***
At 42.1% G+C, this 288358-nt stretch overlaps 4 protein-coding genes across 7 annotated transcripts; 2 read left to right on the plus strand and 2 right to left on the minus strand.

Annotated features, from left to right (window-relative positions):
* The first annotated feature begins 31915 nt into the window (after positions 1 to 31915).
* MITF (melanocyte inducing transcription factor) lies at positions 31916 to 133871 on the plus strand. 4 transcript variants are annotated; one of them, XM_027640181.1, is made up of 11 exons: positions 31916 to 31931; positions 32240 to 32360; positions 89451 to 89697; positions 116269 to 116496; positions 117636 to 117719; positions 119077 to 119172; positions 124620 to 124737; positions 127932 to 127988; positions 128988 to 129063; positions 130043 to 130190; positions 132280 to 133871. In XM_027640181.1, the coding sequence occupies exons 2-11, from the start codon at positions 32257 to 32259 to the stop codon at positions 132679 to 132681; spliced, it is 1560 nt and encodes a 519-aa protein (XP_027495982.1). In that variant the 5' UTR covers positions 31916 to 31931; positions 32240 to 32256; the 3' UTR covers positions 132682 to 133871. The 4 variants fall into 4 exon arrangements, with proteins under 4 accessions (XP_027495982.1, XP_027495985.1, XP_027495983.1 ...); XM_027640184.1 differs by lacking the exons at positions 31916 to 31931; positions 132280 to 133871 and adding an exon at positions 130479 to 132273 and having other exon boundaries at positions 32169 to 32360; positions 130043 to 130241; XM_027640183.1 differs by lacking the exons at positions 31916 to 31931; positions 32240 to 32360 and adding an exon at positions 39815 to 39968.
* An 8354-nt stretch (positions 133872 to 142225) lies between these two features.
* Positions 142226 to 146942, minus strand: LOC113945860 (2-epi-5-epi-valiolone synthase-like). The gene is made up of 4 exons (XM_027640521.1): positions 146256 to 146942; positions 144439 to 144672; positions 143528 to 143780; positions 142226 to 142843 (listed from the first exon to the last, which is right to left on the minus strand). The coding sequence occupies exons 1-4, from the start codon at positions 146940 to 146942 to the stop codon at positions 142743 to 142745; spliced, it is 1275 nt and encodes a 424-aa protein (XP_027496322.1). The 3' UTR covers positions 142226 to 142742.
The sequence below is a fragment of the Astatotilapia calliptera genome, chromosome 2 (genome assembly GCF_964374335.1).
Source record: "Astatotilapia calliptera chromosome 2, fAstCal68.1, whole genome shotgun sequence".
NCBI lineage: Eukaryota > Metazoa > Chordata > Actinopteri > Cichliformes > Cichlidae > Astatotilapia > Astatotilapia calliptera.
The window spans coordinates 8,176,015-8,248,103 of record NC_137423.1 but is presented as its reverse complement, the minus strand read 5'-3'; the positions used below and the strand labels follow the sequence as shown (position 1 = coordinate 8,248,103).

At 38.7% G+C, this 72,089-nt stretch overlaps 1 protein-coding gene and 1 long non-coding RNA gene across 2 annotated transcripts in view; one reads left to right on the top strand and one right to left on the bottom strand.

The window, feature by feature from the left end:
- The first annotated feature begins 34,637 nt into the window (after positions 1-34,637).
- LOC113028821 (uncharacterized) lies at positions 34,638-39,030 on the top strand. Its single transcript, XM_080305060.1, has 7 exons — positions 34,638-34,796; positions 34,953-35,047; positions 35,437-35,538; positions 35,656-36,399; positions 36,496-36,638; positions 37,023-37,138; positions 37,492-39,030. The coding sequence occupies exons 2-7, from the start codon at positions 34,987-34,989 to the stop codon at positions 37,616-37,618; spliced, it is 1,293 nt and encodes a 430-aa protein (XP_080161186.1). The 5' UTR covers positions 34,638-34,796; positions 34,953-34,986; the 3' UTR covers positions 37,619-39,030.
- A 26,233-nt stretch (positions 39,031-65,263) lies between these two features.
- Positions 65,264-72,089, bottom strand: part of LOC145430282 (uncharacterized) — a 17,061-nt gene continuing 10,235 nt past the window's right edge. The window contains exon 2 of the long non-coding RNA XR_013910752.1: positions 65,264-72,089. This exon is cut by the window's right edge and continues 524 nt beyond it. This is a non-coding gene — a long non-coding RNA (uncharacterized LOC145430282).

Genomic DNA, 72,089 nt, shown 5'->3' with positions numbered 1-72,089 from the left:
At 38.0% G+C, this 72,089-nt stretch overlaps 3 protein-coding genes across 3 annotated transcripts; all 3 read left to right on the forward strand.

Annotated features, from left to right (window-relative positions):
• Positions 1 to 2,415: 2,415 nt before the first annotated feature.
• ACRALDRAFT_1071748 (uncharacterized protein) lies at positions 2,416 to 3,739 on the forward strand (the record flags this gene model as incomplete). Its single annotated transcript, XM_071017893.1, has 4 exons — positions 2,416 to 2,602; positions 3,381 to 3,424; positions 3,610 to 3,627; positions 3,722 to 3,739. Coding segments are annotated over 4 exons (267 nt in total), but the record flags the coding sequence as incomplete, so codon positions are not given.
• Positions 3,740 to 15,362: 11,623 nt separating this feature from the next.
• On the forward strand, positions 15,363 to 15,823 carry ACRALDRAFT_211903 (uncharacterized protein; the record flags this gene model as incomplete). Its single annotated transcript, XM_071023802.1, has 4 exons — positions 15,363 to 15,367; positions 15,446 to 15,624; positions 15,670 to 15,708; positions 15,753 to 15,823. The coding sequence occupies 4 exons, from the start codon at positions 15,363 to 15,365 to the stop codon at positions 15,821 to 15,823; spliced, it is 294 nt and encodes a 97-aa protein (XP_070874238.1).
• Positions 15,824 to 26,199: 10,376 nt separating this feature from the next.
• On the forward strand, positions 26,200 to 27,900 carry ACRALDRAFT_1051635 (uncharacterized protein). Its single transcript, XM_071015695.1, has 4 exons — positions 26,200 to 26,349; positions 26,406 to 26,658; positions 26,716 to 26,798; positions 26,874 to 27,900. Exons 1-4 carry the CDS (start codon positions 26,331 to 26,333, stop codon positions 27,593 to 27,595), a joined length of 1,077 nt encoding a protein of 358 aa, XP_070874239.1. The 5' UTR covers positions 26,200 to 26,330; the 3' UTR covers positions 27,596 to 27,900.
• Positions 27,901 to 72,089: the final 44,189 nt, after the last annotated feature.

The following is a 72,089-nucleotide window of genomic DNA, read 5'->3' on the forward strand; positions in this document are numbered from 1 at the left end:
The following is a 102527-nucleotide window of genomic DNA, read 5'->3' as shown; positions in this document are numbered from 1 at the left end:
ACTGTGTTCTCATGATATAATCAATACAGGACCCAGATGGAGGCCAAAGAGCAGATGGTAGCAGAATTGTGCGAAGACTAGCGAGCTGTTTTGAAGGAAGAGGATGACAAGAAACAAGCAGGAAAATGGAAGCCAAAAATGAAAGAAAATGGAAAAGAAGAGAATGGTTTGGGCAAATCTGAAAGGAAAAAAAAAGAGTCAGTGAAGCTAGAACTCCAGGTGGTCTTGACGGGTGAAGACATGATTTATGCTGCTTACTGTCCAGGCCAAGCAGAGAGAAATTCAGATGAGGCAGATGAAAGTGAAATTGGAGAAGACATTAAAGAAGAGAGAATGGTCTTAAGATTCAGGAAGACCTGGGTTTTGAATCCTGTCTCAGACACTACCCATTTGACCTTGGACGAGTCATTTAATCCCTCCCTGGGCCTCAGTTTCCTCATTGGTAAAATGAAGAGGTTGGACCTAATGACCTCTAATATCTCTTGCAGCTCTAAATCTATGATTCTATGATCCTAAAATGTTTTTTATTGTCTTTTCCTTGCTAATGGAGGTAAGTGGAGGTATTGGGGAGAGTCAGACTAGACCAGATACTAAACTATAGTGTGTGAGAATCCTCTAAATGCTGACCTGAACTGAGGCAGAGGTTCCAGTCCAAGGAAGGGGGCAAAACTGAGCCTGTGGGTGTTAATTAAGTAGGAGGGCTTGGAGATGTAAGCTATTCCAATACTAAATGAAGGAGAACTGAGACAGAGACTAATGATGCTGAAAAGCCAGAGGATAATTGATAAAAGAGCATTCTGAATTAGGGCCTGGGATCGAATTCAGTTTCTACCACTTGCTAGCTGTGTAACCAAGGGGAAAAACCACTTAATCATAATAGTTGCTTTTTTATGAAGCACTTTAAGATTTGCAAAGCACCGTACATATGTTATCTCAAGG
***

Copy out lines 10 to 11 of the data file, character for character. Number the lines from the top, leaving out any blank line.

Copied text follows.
The window spans coordinates 8,176,015-8,248,103 of record NC_137423.1 but is presented as its reverse complement, the minus strand read 5'-3'; the positions used below and the strand labels follow the sequence as shown (position 1 = coordinate 8,248,103).

At 38.7% G+C, this 72,089-nt stretch overlaps 1 protein-coding gene and 1 long non-coding RNA gene across 2 annotated transcripts in view; one reads left to right on the top strand and one right to left on the bottom strand.